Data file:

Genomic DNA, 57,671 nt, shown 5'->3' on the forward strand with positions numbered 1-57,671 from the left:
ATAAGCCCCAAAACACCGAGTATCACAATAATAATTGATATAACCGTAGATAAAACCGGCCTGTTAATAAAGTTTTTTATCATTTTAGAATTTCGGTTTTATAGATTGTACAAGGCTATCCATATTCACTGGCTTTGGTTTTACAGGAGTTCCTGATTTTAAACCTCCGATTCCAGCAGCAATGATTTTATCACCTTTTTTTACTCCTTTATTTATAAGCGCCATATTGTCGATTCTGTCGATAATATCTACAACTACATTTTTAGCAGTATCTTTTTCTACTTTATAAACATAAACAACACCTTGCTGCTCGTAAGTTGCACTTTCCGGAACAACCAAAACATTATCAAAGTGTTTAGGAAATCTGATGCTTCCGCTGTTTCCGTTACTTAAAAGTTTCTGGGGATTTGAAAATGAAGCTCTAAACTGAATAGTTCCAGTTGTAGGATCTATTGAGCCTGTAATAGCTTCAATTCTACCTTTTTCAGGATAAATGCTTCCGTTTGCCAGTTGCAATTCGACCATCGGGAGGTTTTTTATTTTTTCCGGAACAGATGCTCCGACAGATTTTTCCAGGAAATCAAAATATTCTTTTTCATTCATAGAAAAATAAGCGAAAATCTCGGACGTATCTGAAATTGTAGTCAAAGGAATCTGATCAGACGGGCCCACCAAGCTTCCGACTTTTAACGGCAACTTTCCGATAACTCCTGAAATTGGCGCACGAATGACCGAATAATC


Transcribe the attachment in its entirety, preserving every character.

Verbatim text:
Genomic DNA, 57,671 nt, shown 5'->3' on the forward strand with positions numbered 1-57,671 from the left:
ATAAGCCCCAAAACACCGAGTATCACAATAATAATTGATATAACCGTAGATAAAACCGGCCTGTTAATAAAGTTTTTTATCATTTTAGAATTTCGGTTTTATAGATTGTACAAGGCTATCCATATTCACTGGCTTTGGTTTTACAGGAGTTCCTGATTTTAAACCTCCGATTCCAGCAGCAATGATTTTATCACCTTTTTTTACTCCTTTATTTATAAGCGCCATATTGTCGATTCTGTCGATAATATCTACAACTACATTTTTAGCAGTATCTTTTTCTACTTTATAAACATAAACAACACCTTGCTGCTCGTAAGTTGCACTTTCCGGAACAACCAAAACATTATCAAAGTGTTTAGGAAATCTGATGCTTCCGCTGTTTCCGTTACTTAAAAGTTTCTGGGGATTTGAAAATGAAGCTCTAAACTGAATAGTTCCAGTTGTAGGATCTATTGAGCCTGTAATAGCTTCAATTCTACCTTTTTCAGGATAAATGCTTCCGTTTGCCAGTTGCAATTCGACCATCGGGAGGTTTTTTATTTTTTCCGGAACAGATGCTCCGACAGATTTTTCCAGGAAATCAAAATATTCTTTTTCATTCATAGAAAAATAAGCGAAAATCTCGGACGTATCTGAAATTGTAGTCAAAGGAATCTGATCAGACGGGCCCACCAAGCTTCCGACTTTTAACGGCAACTTTCCGATAACTCCTGAAATTGGCGCACGAATGACCGAATAATC